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ICOS 2008 Conference Abstract

The Definite Article 'The' in U. S. Place Names

T J Gasque
Univ. of South Dakota Emeritus, United States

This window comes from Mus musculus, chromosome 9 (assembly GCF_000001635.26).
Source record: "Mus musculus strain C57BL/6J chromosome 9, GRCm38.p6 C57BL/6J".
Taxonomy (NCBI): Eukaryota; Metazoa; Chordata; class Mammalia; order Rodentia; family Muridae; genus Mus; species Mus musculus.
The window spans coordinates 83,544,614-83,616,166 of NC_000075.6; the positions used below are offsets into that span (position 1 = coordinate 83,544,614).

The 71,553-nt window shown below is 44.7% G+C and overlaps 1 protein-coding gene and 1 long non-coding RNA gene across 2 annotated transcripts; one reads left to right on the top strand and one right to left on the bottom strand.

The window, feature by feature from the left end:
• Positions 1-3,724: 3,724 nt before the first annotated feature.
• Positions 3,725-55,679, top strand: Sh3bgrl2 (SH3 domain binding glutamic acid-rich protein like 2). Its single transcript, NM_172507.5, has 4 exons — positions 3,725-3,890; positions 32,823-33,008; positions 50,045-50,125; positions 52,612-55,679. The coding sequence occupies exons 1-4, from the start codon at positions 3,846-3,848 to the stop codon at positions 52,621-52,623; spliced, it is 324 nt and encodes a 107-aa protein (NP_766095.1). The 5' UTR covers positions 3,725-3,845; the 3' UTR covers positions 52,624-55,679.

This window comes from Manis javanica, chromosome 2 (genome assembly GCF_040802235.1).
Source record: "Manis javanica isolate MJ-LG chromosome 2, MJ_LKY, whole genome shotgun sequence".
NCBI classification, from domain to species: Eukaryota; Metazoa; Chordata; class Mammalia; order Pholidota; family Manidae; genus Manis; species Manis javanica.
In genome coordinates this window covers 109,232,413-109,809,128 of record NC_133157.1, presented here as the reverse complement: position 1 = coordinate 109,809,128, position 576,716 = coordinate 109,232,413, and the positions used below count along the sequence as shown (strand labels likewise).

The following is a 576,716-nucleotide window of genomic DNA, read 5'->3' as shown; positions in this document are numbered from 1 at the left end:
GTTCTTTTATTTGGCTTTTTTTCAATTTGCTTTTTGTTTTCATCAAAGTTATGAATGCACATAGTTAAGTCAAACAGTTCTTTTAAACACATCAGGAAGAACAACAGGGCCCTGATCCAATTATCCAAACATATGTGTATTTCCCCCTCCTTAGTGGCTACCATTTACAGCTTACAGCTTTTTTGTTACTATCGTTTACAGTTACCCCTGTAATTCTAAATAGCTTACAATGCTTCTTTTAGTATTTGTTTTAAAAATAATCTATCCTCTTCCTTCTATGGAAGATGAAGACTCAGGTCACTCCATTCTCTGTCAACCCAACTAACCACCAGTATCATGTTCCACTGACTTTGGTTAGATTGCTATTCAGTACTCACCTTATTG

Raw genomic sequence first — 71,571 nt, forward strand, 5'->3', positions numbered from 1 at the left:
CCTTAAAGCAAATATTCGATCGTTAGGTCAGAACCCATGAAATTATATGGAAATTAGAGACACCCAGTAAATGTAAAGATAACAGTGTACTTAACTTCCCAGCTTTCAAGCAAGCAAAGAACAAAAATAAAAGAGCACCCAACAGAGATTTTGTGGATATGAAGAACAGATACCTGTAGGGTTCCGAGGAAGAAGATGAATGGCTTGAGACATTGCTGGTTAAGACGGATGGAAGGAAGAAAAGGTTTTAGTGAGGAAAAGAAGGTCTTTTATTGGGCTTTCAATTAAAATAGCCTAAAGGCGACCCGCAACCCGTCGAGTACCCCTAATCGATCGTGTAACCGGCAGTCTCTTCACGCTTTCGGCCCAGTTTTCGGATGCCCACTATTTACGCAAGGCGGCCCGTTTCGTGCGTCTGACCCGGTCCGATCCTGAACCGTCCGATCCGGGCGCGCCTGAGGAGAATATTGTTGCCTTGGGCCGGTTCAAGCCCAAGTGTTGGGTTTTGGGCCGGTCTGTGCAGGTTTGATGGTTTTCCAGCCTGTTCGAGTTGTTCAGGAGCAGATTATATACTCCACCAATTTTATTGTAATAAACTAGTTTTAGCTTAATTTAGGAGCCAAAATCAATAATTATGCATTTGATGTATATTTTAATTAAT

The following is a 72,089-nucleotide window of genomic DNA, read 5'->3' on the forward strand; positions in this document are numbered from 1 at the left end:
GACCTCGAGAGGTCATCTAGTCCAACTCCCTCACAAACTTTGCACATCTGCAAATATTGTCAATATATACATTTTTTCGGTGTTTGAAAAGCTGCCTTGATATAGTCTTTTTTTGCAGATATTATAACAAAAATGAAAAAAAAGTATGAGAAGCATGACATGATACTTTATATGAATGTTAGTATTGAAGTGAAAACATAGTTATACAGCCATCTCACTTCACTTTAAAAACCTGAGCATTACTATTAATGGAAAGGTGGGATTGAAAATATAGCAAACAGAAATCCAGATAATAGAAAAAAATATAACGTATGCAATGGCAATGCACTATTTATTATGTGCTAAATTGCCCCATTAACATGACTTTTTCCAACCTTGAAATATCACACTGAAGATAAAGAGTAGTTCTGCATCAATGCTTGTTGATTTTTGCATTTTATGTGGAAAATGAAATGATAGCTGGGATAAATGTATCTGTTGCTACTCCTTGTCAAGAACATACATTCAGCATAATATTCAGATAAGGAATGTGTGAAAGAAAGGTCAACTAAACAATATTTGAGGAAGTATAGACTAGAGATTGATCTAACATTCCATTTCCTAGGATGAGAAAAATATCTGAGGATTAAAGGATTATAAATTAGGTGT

U.S. placenames in English, unlike those in, for example, Spanish, rarely appear with definite articles in their official forms. 'The,' when it does appear, has several functions. It may appear in some natural feature names, especially rivers, such as 'The' Mississippi or 'The' Hudson, when the generic may or may not be expressed. It would almost always appear when the feature is a group as in a mountain range ('The' Rockies, 'The' Cascades), but not for a single mountain (Pikes Peak, Mount Hood). In some cases the definite article functions within a prepositional phrase (Lake of 'the' Woods). It may be part of official names, such as 'The' Dalles in Oregon or 'The' Bronx in New York. Significantly, the definite article is being used more and more in the naming of subdivisions ('The' Villages, 'The' Summit). Because the definite article most often appears in names in which no generic is used, 'the' may be thought of as a pronominal replacement for the generic, the meaning of which is dependent on context. In some cases no generic is implied. 'The Castle', a castle-like peak seems to suggest that Castle, a descriptive term, is the specific and 'The' is the generic.

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